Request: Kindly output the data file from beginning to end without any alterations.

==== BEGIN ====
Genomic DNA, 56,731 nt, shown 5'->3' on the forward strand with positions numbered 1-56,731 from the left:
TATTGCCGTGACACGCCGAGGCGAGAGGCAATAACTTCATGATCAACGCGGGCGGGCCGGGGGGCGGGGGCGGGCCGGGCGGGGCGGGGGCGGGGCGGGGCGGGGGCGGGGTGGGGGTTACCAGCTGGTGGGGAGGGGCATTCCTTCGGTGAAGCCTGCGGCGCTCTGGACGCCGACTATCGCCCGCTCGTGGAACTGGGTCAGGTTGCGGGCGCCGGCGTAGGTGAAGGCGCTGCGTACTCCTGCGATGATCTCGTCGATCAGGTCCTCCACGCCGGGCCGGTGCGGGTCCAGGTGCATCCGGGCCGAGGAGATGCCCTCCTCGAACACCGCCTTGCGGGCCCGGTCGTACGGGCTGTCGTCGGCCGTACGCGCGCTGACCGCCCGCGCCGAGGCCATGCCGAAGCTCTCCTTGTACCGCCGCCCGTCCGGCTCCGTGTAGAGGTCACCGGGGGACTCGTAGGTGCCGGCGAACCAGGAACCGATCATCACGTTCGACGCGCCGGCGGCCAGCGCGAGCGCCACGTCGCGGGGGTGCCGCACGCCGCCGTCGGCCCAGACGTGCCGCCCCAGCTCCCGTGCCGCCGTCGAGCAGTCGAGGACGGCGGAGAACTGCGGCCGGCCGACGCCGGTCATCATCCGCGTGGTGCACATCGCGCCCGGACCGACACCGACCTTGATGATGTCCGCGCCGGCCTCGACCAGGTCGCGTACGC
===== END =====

Genomic DNA, 56,731 nt, shown 5'->3' on the forward strand with positions numbered 1-56,731 from the left:
TATTGCCGTGACACGCCGAGGCGAGAGGCAATAACTTCATGATCAACGCGGGCGGGCCGGGGGGCGGGGGCGGGCCGGGCGGGGCGGGGGCGGGGCGGGGCGGGGGCGGGGTGGGGGTTACCAGCTGGTGGGGAGGGGCATTCCTTCGGTGAAGCCTGCGGCGCTCTGGACGCCGACTATCGCCCGCTCGTGGAACTGGGTCAGGTTGCGGGCGCCGGCGTAGGTGAAGGCGCTGCGTACTCCTGCGATGATCTCGTCGATCAGGTCCTCCACGCCGGGCCGGTGCGGGTCCAGGTGCATCCGGGCCGAGGAGATGCCCTCCTCGAACACCGCCTTGCGGGCCCGGTCGTACGGGCTGTCGTCGGCCGTACGCGCGCTGACCGCCCGCGCCGAGGCCATGCCGAAGCTCTCCTTGTACCGCCGCCCGTCCGGCTCCGTGTAGAGGTCACCGGGGGACTCGTAGGTGCCGGCGAACCAGGAACCGATCATCACGTTCGACGCGCCGGCGGCCAGCGCGAGCGCCACGTCGCGGGGGTGCCGCACGCCGCCGTCGGCCCAGACGTGCCGCCCCAGCTCCCGTGCCGCCGTCGAGCAGTCGAGGACGGCGGAGAACTGCGGCCGGCCGACGCCGGTCATCATCCGCGTGGTGCACATCGCGCCCGGACCGACACCGACCTTGATGATGTCCGCGCCGGCCTCGACCAGGTCGCGTACGC